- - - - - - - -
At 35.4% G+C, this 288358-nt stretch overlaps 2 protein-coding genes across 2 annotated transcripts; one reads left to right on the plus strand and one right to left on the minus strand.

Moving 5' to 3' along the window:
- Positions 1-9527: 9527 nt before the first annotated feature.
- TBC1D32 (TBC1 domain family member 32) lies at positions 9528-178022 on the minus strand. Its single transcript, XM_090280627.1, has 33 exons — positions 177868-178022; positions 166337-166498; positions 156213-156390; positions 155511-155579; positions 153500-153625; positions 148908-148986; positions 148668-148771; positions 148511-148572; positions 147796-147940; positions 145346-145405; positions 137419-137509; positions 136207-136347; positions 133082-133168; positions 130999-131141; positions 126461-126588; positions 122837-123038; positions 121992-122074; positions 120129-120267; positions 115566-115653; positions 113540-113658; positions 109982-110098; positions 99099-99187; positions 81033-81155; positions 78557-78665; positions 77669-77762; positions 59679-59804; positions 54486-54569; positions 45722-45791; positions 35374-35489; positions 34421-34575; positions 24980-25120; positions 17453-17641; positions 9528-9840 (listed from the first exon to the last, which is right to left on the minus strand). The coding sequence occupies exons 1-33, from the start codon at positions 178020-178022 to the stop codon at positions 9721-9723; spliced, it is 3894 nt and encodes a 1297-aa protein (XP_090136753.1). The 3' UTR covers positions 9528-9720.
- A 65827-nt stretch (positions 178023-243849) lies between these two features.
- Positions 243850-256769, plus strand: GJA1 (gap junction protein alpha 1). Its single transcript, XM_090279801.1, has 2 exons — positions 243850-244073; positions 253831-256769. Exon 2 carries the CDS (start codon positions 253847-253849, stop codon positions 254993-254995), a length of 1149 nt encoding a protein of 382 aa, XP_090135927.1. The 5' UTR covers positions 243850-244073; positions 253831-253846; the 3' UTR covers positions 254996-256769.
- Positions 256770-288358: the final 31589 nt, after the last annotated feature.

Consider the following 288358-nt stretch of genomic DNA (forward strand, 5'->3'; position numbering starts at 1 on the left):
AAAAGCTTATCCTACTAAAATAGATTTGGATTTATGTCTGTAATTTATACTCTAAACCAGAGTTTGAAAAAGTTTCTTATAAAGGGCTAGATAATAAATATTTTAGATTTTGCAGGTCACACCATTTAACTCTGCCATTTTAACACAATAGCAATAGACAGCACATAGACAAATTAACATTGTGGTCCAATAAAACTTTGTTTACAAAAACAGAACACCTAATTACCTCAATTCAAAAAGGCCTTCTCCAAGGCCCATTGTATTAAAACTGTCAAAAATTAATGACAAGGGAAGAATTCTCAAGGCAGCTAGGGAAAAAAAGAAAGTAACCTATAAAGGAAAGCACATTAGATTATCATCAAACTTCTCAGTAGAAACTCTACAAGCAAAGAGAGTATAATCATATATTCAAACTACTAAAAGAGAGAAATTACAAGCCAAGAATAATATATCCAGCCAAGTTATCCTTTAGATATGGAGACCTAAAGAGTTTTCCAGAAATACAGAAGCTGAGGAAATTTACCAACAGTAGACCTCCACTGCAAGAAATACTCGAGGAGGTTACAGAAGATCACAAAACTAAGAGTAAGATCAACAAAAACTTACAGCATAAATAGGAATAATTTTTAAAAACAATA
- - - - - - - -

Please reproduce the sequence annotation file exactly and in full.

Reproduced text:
At 35.4% G+C, this 288358-nt stretch overlaps 2 protein-coding genes across 2 annotated transcripts; one reads left to right on the plus strand and one right to left on the minus strand.

Moving 5' to 3' along the window:
- Positions 1-9527: 9527 nt before the first annotated feature.
- TBC1D32 (TBC1 domain family member 32) lies at positions 9528-178022 on the minus strand. Its single transcript, XM_090280627.1, has 33 exons — positions 177868-178022; positions 166337-166498; positions 156213-156390; positions 155511-155579; positions 153500-153625; positions 148908-148986; positions 148668-148771; positions 148511-148572; positions 147796-147940; positions 145346-145405; positions 137419-137509; positions 136207-136347; positions 133082-133168; positions 130999-131141; positions 126461-126588; positions 122837-123038; positions 121992-122074; positions 120129-120267; positions 115566-115653; positions 113540-113658; positions 109982-110098; positions 99099-99187; positions 81033-81155; positions 78557-78665; positions 77669-77762; positions 59679-59804; positions 54486-54569; positions 45722-45791; positions 35374-35489; positions 34421-34575; positions 24980-25120; positions 17453-17641; positions 9528-9840 (listed from the first exon to the last, which is right to left on the minus strand). The coding sequence occupies exons 1-33, from the start codon at positions 178020-178022 to the stop codon at positions 9721-9723; spliced, it is 3894 nt and encodes a 1297-aa protein (XP_090136753.1). The 3' UTR covers positions 9528-9720.
- A 65827-nt stretch (positions 178023-243849) lies between these two features.
- Positions 243850-256769, plus strand: GJA1 (gap junction protein alpha 1). Its single transcript, XM_090279801.1, has 2 exons — positions 243850-244073; positions 253831-256769. Exon 2 carries the CDS (start codon positions 253847-253849, stop codon positions 254993-254995), a length of 1149 nt encoding a protein of 382 aa, XP_090135927.1. The 5' UTR covers positions 243850-244073; positions 253831-253846; the 3' UTR covers positions 254996-256769.
- Positions 256770-288358: the final 31589 nt, after the last annotated feature.

Consider the following 288358-nt stretch of genomic DNA (forward strand, 5'->3'; position numbering starts at 1 on the left):
AAAAGCTTATCCTACTAAAATAGATTTGGATTTATGTCTGTAATTTATACTCTAAACCAGAGTTTGAAAAAGTTTCTTATAAAGGGCTAGATAATAAATATTTTAGATTTTGCAGGTCACACCATTTAACTCTGCCATTTTAACACAATAGCAATAGACAGCACATAGACAAATTAACATTGTGGTCCAATAAAACTTTGTTTACAAAAACAGAACACCTAATTACCTCAATTCAAAAAGGCCTTCTCCAAGGCCCATTGTATTAAAACTGTCAAAAATTAATGACAAGGGAAGAATTCTCAAGGCAGCTAGGGAAAAAAAGAAAGTAACCTATAAAGGAAAGCACATTAGATTATCATCAAACTTCTCAGTAGAAACTCTACAAGCAAAGAGAGTATAATCATATATTCAAACTACTAAAAGAGAGAAATTACAAGCCAAGAATAATATATCCAGCCAAGTTATCCTTTAGATATGGAGACCTAAAGAGTTTTCCAGAAATACAGAAGCTGAGGAAATTTACCAACAGTAGACCTCCACTGCAAGAAATACTCGAGGAGGTTACAGAAGATCACAAAACTAAGAGTAAGATCAACAAAAACTTACAGCATAAATAGGAATAATTTTTAAAAACAATA